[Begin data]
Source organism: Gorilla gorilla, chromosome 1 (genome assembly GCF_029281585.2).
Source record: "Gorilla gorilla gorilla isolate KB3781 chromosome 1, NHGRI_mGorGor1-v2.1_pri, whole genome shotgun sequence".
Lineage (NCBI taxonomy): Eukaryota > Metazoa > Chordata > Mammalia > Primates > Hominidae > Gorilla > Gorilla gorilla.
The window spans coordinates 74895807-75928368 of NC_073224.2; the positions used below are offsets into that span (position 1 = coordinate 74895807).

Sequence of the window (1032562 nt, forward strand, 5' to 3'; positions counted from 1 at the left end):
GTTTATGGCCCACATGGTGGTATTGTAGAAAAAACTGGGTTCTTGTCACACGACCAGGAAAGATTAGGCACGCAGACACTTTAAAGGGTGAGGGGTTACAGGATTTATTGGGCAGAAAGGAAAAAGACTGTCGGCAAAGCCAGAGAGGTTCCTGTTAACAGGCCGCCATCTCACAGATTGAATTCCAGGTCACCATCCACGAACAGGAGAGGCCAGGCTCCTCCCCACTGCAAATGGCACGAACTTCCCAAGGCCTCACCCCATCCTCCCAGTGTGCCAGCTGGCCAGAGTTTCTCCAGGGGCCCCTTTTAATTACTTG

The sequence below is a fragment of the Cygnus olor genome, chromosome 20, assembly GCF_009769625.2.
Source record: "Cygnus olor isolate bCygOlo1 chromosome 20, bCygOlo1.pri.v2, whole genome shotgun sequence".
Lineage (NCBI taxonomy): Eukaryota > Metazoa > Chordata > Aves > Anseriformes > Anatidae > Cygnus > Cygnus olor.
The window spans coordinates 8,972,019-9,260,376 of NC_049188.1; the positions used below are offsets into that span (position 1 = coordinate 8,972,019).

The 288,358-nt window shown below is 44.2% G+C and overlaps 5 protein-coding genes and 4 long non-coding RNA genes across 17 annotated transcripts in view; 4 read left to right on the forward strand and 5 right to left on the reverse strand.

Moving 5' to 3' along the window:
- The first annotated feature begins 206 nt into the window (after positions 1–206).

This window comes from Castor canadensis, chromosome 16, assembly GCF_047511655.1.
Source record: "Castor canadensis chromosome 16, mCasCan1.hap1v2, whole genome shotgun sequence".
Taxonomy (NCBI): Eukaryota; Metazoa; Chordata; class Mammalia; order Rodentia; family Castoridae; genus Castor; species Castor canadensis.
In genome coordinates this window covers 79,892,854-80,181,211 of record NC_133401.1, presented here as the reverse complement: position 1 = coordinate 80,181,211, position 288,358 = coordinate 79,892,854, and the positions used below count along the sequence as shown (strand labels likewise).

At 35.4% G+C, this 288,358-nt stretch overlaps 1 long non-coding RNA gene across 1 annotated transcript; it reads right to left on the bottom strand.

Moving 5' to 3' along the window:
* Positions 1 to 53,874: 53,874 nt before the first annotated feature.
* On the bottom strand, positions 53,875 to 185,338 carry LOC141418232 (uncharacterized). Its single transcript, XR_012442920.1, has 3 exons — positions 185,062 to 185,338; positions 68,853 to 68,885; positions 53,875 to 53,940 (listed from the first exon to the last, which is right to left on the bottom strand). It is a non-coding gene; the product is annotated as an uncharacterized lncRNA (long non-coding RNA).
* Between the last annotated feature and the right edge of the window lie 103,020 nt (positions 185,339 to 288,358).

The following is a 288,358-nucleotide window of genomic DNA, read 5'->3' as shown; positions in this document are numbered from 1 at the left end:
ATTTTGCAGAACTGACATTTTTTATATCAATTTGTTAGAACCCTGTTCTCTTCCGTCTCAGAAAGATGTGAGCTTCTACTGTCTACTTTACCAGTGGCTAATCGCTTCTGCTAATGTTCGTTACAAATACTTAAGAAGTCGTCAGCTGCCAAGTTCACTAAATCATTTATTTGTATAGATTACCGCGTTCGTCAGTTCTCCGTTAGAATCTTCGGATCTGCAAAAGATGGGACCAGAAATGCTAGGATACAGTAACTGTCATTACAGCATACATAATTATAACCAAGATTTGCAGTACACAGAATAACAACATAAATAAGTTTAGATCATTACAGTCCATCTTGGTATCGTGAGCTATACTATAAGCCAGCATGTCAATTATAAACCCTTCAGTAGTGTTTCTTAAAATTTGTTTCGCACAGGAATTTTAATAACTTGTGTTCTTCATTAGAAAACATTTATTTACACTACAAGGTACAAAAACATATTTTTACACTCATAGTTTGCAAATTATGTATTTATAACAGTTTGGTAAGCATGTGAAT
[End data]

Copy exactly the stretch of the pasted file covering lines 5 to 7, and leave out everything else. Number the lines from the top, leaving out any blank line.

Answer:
Sequence of the window (1032562 nt, forward strand, 5' to 3'; positions counted from 1 at the left end):
GTTTATGGCCCACATGGTGGTATTGTAGAAAAAACTGGGTTCTTGTCACACGACCAGGAAAGATTAGGCACGCAGACACTTTAAAGGGTGAGGGGTTACAGGATTTATTGGGCAGAAAGGAAAAAGACTGTCGGCAAAGCCAGAGAGGTTCCTGTTAACAGGCCGCCATCTCACAGATTGAATTCCAGGTCACCATCCACGAACAGGAGAGGCCAGGCTCCTCCCCACTGCAAATGGCACGAACTTCCCAAGGCCTCACCCCATCCTCCCAGTGTGCCAGCTGGCCAGAGTTTCTCCAGGGGCCCCTTTTAATTACTTG

The sequence below is a fragment of the Cygnus olor genome, chromosome 20, assembly GCF_009769625.2.